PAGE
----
Ferry Boender

Programmer, DevOpper, Open Source enthusiast.


MacOS X on VirtualBox

Friday, November 5th, 2010

I’ve been trying to get MacOS X working on VirtualBox for a while now, and it never worked due to some ACPI problems. The latest versions of VirtualBox have added MacOS X Server as a guest possibility, and it also seems to have fixed some problems with running the normal Mac OS X.

I got this working on the following hardware/software. If your hardware/software differs, your mileage may vary:

  • CPU: Intel Pentium(R) Dual-Core CPU E5300 @ 2.60GHz
  • Videocard: Intel Corporation 4 Series Chipset Integrated Graphics Controller (rev 03) (Some Intel integrated piece of crap).
  • Ubuntu GNU/Linux v10.04
  • VirtualBox v3.2 (important)

Here are the instructions:

  • First, you’ll need to get get MacOS X. I used a pre-made illegal VMWare image I got from here. (I’m sure Apple’s legal team will be on my neck soon, but fuck it).
  • Second, you need the latest VirtualBox. I’m using the Non-OSI v3.2.10. You can get it from the VirtualBox download page.
  • Now, add a new VirtualBox guest and select ‘MacOS X‘ as the Operating System and either ‘Mac OS X Server’ or ‘Mac OS X Server (64 bits)’ as the version. I’m not quite sure it works on 32 bits host processors/operating systems, but it does work on 64 bits hosts.
  • You need at least 1024 Mb of memory. Less will NOT work
  • For the Virtual Hard Disk add the Mac OS X vmdk image as a harddisk

Okay, now you’ll have to through the settings and match them to the following settings:

The rest of the settings do not seem to matter, at least for getting MacOS X to boot succefully. To recap:

  • Enable IO APIC must be ON.
  • Enable absolute pointing device must be ON.
  • You must enable only ONE SINGLE CPU. Mac OS X will not boot on VirtualBox with two or more CPUs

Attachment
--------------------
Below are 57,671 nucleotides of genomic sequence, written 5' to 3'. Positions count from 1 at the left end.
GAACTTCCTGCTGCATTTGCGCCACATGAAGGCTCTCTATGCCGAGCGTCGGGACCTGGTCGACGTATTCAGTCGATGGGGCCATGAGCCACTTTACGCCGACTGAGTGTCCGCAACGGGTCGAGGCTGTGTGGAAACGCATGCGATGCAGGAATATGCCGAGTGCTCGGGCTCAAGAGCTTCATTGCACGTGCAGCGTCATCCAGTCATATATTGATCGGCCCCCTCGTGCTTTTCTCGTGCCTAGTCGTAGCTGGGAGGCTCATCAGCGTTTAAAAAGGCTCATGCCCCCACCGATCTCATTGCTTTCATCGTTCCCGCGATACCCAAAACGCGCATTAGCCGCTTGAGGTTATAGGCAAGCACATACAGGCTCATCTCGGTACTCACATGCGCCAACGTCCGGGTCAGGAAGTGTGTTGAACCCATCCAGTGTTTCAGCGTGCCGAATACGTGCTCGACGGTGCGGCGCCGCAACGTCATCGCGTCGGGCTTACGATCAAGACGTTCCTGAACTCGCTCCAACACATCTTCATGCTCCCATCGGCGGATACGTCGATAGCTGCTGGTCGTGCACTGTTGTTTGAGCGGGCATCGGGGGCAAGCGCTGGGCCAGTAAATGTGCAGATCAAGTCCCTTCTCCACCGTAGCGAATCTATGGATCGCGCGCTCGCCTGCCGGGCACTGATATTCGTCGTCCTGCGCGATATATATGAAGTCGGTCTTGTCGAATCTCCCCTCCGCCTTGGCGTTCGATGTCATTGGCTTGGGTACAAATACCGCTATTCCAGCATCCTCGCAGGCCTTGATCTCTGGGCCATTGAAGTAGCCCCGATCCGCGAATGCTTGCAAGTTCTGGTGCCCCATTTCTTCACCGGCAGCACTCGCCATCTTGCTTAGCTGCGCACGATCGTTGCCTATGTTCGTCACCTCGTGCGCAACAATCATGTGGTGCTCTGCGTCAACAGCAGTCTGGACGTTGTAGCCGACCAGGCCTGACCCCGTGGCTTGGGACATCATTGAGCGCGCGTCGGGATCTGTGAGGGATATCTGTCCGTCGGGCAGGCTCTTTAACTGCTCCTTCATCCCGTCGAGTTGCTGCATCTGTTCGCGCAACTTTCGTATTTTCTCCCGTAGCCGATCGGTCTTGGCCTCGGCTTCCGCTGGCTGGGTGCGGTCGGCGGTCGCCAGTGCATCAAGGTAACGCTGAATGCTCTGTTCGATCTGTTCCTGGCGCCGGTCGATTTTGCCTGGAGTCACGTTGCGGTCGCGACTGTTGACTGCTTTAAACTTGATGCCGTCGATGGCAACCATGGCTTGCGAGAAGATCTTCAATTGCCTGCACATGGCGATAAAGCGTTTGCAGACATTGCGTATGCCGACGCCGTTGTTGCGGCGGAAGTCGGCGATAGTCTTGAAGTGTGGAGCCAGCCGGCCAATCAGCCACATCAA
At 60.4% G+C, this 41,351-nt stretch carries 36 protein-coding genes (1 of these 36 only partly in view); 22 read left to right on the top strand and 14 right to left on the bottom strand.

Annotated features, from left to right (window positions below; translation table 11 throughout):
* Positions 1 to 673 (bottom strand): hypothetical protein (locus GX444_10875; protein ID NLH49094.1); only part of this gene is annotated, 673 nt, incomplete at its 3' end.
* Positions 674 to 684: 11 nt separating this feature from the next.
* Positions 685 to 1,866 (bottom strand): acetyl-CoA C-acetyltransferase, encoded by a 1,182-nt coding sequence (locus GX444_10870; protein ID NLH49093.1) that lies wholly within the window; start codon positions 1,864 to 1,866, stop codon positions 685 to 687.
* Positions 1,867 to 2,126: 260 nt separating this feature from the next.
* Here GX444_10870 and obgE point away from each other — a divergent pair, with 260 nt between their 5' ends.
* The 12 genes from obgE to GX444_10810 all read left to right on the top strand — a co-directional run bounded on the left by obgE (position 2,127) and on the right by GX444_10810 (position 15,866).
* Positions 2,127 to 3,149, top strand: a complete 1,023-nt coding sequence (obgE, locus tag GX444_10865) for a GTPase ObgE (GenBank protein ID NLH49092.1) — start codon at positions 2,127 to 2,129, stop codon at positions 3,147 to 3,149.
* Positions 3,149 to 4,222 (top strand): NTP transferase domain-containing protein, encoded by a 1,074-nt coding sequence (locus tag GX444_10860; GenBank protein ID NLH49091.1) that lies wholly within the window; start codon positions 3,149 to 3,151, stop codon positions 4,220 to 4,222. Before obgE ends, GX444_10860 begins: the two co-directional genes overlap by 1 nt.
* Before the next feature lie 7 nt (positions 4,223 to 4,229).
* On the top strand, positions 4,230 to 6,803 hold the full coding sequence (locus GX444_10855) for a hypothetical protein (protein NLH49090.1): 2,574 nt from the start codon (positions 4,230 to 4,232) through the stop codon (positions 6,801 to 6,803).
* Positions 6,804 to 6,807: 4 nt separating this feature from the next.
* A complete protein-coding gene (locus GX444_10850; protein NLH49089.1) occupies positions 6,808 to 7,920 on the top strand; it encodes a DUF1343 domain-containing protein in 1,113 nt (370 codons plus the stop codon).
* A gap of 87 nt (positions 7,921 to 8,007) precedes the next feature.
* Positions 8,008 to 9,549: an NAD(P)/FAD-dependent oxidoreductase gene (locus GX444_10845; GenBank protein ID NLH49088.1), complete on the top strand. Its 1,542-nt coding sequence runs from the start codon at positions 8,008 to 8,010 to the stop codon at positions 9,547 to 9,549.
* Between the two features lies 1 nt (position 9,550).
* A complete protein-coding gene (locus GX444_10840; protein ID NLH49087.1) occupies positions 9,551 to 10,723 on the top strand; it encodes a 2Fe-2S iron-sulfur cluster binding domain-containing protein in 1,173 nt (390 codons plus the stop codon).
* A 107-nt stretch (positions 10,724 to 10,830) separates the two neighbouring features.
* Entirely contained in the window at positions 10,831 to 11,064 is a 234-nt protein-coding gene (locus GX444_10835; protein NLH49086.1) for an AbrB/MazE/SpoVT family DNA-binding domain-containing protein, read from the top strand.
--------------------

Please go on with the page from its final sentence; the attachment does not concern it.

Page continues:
• Enable PAE/NX must be ON.
  • Enable VT-x/AMD-v must be ON. This also means your hardware must support it. For Linux users, run the following command to check if your hardware has support for virtualisation enhancements:

    grep "vm" /proc/cpuinfo.

    You should see one or more of these lines:

    flags : fpu vme de pse tsc msr pae mce cx8 apic sep mtrr pge mca cmov pat pse36 clflush dts acpi mmx fxsr sse sse2 ss ht tm pbe syscall nx lm constant_tsc arch_perfmon pebs bts rep_good aperfmperf pni dtes64 monitor ds_cpl vmx est tm2 ssse3 cx16 xtpr pdcm xsave lahf_lm tpr_shadow vnmi flexpriority

    If it’s not there, but you have a recent CPU, you may have to enable VT-x in your BIOS

  • Enable nested paging must be OFF
  • Enable 3D acceleration must be ON. This also means your hardware AND host operating system has to have support for 3D acceleration. Linux users can use the ‘glxgears‘ and ‘glxinfo‘ commands to see if 3D acceleration is working correctly.
  • Virtual Storage must use a SATA controller of the AHCI type, and must NOT use host I/O cache

IMPORTANT: You MAY have to boot Mac OS X with the -v boot option. Directly after starting up the Virtual Machine, hit enter and at the boot: prompt, enter -v. I had to do this the first time to get Mac OS X successfully booted. After the first successful boot, it doesn’t seem necessary anymore. Safe-mode may also help in case of problems.

The Mac OS X image I linked to at the top of this post has its language set to Russian. Here’s a nice blog post about how to change it, including screenshots.

The text of all posts on this blog, unless specificly mentioned otherwise, are licensed under this license.